The Press and Journal (Inverness, Highlands, and Islands)
Scots prosthetists giving patients new lease of life
Duo working in Aberdeen craft appendages we take for granted
Ears, noses and eyeballs are facial features most of us take for granted.
But for two women working at Aberdeen Royal Infirmary, their time on the job is taken up making replacement body parts to give patients a new of life.
Karen Boyd and Justyna Kruczynska are the only maxillofacial prosthetists in the north-east of Scotland and handle the majority of cases from Perth to Orkney.
T h e p a i r f a c e increasing challenges – lease choosing which patients to prioritise, an everexpanding waiting list, a lack of funding and a dearth of training places in Scotland.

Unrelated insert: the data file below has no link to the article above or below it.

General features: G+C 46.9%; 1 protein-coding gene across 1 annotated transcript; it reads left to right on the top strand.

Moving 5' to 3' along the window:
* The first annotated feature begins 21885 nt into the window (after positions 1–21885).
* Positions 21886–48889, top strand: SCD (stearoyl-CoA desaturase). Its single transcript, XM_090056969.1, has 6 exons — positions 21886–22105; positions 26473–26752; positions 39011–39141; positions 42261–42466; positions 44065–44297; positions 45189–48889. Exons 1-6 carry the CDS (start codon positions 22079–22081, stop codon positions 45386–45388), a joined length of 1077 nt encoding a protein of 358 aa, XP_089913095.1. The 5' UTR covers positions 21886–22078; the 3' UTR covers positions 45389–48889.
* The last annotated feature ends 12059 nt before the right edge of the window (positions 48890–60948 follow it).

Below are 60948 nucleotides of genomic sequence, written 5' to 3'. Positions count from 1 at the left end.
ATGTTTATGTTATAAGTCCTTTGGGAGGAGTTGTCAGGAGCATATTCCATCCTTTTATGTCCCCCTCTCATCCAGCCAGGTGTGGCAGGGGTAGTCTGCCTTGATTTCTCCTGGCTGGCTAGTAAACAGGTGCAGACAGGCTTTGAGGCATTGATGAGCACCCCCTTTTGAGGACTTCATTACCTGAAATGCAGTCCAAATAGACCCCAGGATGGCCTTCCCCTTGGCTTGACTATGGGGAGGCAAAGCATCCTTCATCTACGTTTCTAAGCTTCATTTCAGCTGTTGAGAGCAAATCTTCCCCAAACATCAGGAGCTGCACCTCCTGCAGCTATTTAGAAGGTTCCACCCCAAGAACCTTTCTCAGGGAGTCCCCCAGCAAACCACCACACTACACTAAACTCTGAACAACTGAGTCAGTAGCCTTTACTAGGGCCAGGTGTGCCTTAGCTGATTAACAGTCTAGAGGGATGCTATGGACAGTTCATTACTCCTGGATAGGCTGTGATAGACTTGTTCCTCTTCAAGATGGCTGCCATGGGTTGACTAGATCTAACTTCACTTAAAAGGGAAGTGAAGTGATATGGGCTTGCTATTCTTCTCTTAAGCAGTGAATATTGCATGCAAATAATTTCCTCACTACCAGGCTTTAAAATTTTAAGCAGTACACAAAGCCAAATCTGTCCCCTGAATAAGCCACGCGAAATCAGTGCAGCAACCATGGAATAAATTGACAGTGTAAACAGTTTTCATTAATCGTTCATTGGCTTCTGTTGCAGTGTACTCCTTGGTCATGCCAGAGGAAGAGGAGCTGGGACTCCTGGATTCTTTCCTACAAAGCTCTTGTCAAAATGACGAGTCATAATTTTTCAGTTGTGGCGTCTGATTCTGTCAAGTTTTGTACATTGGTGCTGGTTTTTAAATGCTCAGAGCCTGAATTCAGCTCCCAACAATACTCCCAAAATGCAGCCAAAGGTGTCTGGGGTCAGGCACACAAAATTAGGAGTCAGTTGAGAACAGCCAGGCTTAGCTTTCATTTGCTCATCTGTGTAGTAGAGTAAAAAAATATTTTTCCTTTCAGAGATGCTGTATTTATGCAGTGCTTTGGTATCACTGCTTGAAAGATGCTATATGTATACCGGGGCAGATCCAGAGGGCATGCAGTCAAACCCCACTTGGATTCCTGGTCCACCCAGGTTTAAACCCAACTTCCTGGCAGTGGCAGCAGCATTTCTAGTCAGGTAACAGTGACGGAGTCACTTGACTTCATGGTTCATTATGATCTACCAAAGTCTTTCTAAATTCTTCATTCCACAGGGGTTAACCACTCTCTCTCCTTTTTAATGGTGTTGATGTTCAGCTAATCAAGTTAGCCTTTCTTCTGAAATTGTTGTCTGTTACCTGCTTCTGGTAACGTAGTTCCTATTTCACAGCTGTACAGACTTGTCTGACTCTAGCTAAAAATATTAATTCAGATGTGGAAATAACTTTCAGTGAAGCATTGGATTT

Moulds of missing body parts are handmade from a variety of materials such as wax, silicone and acrylic and then individually painted by the skilled technicians.
They can then be attached to the body with adhesives or by using titanium bars placed beneath the skin and then attaching the prosthetic by magnet.
Ms Boyd said: “It is a very creative job, we make a lot of moulds we have never made before and a lot of it is trial and error to see what works for what patient.
“Everyone is different so every prosthetic needs to be handmade and suited to each individual patient.”
She added: “Generally trauma patients are prioritised and the waiting list is reviewed regularly.”
Ms Kruczynska said: “The real beauty of our job is that if we have done it right then nobody will ever even know it is a prosthetic.”